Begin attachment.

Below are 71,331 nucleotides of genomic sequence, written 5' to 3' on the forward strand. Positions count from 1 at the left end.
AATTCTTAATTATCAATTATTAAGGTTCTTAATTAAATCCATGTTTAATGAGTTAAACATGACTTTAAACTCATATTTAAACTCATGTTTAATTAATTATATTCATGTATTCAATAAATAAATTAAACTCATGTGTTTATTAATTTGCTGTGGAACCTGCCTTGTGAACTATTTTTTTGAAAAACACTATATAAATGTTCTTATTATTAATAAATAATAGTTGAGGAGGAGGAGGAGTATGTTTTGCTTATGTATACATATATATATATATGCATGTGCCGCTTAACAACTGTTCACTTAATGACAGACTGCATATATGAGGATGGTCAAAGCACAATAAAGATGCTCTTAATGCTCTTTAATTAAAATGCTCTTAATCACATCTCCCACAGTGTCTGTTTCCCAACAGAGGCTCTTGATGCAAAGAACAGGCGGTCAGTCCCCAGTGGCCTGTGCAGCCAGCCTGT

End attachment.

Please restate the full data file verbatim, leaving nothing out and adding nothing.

Below are 71,331 nucleotides of genomic sequence, written 5' to 3' on the forward strand. Positions count from 1 at the left end.
AATTCTTAATTATCAATTATTAAGGTTCTTAATTAAATCCATGTTTAATGAGTTAAACATGACTTTAAACTCATATTTAAACTCATGTTTAATTAATTATATTCATGTATTCAATAAATAAATTAAACTCATGTGTTTATTAATTTGCTGTGGAACCTGCCTTGTGAACTATTTTTTTGAAAAACACTATATAAATGTTCTTATTATTAATAAATAATAGTTGAGGAGGAGGAGGAGTATGTTTTGCTTATGTATACATATATATATATATGCATGTGCCGCTTAACAACTGTTCACTTAATGACAGACTGCATATATGAGGATGGTCAAAGCACAATAAAGATGCTCTTAATGCTCTTTAATTAAAATGCTCTTAATCACATCTCCCACAGTGTCTGTTTCCCAACAGAGGCTCTTGATGCAAAGAACAGGCGGTCAGTCCCCAGTGGCCTGTGCAGCCAGCCTGT